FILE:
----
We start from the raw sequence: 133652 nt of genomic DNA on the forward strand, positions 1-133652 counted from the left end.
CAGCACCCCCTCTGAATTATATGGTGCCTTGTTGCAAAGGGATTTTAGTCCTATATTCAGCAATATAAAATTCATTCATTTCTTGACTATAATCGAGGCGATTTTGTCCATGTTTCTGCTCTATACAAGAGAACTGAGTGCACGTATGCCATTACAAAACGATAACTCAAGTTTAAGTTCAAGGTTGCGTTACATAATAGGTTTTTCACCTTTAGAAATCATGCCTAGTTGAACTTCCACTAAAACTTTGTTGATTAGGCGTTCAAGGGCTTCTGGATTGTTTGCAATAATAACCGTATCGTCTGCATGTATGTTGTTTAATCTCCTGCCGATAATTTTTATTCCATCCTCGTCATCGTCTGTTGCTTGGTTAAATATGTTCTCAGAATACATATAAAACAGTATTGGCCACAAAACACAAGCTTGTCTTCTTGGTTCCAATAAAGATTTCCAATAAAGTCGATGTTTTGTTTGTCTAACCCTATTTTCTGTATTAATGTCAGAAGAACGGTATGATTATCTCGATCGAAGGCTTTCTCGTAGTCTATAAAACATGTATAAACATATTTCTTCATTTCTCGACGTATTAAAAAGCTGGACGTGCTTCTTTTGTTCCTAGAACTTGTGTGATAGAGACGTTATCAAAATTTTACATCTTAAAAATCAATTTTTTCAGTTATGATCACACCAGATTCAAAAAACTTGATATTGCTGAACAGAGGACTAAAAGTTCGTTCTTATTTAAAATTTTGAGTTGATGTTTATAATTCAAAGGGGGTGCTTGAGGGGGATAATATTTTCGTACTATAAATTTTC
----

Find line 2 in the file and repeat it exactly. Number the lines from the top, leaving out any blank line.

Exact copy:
CAGCACCCCCTCTGAATTATATGGTGCCTTGTTGCAAAGGGATTTTAGTCCTATATTCAGCAATATAAAATTCATTCATTTCTTGACTATAATCGAGGCGATTTTGTCCATGTTTCTGCTCTATACAAGAGAACTGAGTGCACGTATGCCATTACAAAACGATAACTCAAGTTTAAGTTCAAGGTTGCGTTACATAATAGGTTTTTCACCTTTAGAAATCATGCCTAGTTGAACTTCCACTAAAACTTTGTTGATTAGGCGTTCAAGGGCTTCTGGATTGTTTGCAATAATAACCGTATCGTCTGCATGTATGTTGTTTAATCTCCTGCCGATAATTTTTATTCCATCCTCGTCATCGTCTGTTGCTTGGTTAAATATGTTCTCAGAATACATATAAAACAGTATTGGCCACAAAACACAAGCTTGTCTTCTTGGTTCCAATAAAGATTTCCAATAAAGTCGATGTTTTGTTTGTCTAACCCTATTTTCTGTATTAATGTCAGAAGAACGGTATGATTATCTCGATCGAAGGCTTTCTCGTAGTCTATAAAACATGTATAAACATATTTCTTCATTTCTCGACGTATTAAAAAGCTGGACGTGCTTCTTTTGTTCCTAGAACTTGTGTGATAGAGACGTTATCAAAATTTTACATCTTAAAAATCAATTTTTTCAGTTATGATCACACCAGATTCAAAAAACTTGATATTGCTGAACAGAGGACTAAAAGTTCGTTCTTATTTAAAATTTTGAGTTGATGTTTATAATTCAAAGGGGGTGCTTGAGGGGGATAATATTTTCGTACTATAAATTTTC